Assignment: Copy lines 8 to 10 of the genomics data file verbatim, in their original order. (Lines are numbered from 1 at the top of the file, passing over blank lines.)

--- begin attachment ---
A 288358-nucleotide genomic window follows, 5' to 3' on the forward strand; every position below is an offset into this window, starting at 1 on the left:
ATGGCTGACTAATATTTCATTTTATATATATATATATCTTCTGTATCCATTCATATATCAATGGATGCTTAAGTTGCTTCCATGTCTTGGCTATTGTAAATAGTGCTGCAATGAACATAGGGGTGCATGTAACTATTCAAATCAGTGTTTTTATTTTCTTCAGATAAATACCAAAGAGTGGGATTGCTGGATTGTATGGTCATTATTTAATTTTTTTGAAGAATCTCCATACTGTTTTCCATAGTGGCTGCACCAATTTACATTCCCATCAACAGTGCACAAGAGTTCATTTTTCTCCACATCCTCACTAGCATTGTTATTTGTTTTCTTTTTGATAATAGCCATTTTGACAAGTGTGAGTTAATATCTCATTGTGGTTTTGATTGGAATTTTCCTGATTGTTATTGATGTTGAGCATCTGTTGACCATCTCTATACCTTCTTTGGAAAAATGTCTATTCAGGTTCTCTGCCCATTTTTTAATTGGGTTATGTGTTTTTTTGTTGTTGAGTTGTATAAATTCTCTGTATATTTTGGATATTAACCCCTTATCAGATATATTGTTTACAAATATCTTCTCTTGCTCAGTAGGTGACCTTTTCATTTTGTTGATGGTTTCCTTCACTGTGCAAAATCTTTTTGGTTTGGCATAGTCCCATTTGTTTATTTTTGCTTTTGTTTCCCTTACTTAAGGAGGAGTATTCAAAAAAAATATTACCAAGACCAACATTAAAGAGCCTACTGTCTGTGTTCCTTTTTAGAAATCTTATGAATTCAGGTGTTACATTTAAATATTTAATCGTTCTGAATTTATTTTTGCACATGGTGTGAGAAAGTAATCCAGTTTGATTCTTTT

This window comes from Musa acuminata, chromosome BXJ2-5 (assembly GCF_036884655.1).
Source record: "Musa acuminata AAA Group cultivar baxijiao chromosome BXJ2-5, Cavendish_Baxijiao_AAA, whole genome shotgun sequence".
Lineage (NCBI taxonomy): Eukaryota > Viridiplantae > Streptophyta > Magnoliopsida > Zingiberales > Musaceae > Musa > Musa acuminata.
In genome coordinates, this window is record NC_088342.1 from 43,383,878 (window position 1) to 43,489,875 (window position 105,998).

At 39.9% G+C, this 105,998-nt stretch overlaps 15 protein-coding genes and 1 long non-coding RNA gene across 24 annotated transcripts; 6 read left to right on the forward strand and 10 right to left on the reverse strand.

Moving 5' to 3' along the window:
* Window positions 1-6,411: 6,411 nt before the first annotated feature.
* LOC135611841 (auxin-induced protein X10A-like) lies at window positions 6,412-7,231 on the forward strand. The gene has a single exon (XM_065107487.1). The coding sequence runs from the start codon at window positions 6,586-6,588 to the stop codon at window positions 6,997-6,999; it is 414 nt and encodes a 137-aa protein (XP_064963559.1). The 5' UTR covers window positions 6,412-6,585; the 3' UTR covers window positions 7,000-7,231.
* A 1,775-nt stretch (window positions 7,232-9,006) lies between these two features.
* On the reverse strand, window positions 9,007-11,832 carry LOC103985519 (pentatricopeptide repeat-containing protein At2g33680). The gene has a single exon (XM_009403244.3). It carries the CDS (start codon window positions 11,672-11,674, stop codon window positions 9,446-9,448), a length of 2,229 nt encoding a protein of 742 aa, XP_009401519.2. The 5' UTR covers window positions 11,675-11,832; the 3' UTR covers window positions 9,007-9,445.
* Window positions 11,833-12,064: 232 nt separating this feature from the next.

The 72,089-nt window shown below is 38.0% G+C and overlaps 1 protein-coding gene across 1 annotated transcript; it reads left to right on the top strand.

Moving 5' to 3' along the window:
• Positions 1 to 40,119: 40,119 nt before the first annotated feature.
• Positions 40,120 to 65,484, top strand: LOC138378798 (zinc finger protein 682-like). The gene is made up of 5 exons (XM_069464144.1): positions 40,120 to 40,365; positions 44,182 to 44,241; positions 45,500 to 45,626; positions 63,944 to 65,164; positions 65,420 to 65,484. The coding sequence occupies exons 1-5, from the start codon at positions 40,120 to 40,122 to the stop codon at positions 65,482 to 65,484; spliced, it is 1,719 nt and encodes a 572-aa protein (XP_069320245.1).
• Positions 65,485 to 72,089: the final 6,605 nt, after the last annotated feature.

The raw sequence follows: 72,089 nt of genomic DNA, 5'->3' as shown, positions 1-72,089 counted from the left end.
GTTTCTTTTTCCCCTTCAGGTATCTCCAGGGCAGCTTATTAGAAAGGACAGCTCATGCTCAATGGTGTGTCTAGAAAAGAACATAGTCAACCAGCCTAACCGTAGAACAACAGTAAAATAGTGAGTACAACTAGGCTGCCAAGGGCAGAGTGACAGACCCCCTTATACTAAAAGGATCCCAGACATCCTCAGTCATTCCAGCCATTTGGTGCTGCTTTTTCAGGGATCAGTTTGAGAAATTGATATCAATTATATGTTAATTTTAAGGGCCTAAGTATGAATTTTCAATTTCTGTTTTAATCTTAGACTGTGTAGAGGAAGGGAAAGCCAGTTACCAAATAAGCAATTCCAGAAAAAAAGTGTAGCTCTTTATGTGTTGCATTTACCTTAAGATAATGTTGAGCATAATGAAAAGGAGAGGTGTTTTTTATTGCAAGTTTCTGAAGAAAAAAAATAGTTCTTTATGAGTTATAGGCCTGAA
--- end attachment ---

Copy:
Moving 5' to 3' along the window:
* Window positions 1-6,411: 6,411 nt before the first annotated feature.
* LOC135611841 (auxin-induced protein X10A-like) lies at window positions 6,412-7,231 on the forward strand. The gene has a single exon (XM_065107487.1). The coding sequence runs from the start codon at window positions 6,586-6,588 to the stop codon at window positions 6,997-6,999; it is 414 nt and encodes a 137-aa protein (XP_064963559.1). The 5' UTR covers window positions 6,412-6,585; the 3' UTR covers window positions 7,000-7,231.